In the hills surrounding Helena, Montana, the birds have returned from their
annual sojourn south, the flowers are blooming, and the sun is shining.
Meanwhile, in the valley below, the Food Service Staff are fighting the
Battle of the End of the School Year.
Fighting on multiple fronts, the Staff must clean each kitchen thoroughly,
carry out each barbecue to perfection, all while fighting the powers of
Bureaucracy to get to the SUMMER MEALS PROGRAM.
When implemented, the SUMMER MEALS PROGRAM will provide food
and fun for kids across Helena all summer long...
Also, there’s no air conditioning.
Back in May, I went around to a bunch of classrooms in Helena for “Lunch Hero Week.” The kids got to make artwork thanking their food service staff for all their hard work, the teachers got a brief reprieve from teaching, and our food service staff got a small idea of how much what they do matters. I always admire how much the “lunch heroes” here can get done with the resources they have, and that’s especially true at this time of year, when their normal duties are multiplied by all the extra stuff they have to do. And unlike Star Wars, they do this every year with no one really watching. They’re definitely my lunch heroes!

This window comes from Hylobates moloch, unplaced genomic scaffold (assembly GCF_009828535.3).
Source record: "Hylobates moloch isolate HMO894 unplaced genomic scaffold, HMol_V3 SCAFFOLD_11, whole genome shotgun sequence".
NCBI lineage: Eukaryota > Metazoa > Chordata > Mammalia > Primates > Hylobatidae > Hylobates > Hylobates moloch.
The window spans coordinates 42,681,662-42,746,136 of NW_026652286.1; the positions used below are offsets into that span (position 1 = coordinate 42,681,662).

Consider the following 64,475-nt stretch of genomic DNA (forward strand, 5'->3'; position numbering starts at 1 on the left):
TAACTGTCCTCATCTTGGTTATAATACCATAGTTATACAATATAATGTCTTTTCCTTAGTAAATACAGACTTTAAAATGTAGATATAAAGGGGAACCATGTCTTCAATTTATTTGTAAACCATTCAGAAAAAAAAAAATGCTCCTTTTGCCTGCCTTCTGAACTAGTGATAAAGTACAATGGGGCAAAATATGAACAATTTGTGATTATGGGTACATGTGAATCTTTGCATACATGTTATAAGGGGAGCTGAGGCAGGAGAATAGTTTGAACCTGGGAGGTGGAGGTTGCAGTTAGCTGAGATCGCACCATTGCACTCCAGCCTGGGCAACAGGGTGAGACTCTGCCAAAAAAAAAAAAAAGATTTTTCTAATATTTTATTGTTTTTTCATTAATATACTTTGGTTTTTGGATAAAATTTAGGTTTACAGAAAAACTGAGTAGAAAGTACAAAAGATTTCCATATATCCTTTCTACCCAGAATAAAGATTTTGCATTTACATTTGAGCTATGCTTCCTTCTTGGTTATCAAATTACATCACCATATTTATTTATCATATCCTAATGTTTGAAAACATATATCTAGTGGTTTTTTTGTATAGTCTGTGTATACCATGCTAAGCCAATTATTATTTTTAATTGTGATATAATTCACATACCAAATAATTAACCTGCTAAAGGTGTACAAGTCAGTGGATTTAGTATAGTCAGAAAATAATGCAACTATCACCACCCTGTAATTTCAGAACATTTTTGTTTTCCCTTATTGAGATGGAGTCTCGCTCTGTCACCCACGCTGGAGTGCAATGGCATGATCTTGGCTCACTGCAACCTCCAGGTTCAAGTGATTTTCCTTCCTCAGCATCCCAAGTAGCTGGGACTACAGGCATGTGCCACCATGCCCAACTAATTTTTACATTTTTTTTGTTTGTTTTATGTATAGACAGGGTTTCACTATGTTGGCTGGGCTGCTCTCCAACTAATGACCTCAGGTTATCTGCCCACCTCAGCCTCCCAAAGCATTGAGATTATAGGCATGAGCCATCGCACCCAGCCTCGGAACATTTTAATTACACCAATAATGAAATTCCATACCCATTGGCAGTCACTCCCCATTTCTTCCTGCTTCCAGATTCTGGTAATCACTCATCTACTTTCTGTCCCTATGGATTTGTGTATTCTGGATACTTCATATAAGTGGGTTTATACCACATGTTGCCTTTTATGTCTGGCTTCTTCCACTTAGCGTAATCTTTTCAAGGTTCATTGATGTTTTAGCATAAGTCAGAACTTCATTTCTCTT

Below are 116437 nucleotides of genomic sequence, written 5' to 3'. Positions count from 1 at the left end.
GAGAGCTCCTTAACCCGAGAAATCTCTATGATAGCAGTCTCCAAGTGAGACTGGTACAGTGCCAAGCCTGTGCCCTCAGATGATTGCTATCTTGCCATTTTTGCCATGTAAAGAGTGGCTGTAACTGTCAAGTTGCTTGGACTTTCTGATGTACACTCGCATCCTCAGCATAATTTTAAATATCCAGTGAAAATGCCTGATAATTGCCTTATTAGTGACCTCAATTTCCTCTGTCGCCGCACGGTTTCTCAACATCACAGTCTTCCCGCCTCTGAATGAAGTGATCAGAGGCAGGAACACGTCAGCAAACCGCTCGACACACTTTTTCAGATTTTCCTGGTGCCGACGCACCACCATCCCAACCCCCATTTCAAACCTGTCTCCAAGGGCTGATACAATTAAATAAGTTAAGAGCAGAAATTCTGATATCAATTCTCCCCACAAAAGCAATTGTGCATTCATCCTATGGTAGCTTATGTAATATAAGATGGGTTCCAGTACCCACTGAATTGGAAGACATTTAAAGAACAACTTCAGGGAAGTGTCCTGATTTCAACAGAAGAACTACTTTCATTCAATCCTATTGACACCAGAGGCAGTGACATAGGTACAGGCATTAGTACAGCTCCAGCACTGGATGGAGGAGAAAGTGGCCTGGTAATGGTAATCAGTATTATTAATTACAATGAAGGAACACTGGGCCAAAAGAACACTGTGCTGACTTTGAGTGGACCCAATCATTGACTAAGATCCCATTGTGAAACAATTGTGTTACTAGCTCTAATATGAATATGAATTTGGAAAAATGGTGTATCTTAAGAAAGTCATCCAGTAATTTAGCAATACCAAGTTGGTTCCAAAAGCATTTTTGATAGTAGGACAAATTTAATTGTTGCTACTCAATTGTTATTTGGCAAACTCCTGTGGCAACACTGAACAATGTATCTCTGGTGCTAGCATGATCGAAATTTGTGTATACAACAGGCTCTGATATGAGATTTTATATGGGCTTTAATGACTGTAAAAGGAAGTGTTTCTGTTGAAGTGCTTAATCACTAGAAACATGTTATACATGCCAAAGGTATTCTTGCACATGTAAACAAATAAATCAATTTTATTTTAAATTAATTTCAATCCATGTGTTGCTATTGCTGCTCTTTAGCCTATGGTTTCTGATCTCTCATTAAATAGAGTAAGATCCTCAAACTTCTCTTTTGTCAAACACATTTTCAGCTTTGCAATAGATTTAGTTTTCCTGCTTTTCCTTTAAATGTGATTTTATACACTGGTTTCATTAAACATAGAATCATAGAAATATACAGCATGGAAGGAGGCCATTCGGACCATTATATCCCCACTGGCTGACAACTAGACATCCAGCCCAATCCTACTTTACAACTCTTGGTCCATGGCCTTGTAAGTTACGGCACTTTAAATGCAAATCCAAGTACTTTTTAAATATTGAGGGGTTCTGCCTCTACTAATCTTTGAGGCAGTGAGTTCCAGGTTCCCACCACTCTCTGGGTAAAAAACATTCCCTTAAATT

Also unlike Star Wars, fighting childhood hunger is not the effort of a small, scrappy group of underdog Rebels against an evil, monolithic Empire. Instead, it’s the effort of food banks, meal providers, volunteers, box-checkers, and paper-pushers everywhere. It’s the effort of people who know how to bend the rules (for example, you can only serve two federally reimbursed meals at one site… but you can serve another one across the street). It’s the effort of people who have a great idea and beat their heads against a wall trying to figure out how to get it done.
Back when I first moved to Helena, I was asked to write a letter to myself about why I’m serving, about what inspires me. In that letter, I wrote this line: “What’s inspired me this week is the daily work, the way people chip away at a problem every day of their lives like water, slow, patient, and the most powerful thing to shape the earth, just a little bit at a time.”
That hasn’t changed.
Heroic, expansive stories matter, but so do the small, slow ones. Because they’re real, and they make a difference.
Montana No Kid Hungry-PRC AmeriCorps VISTA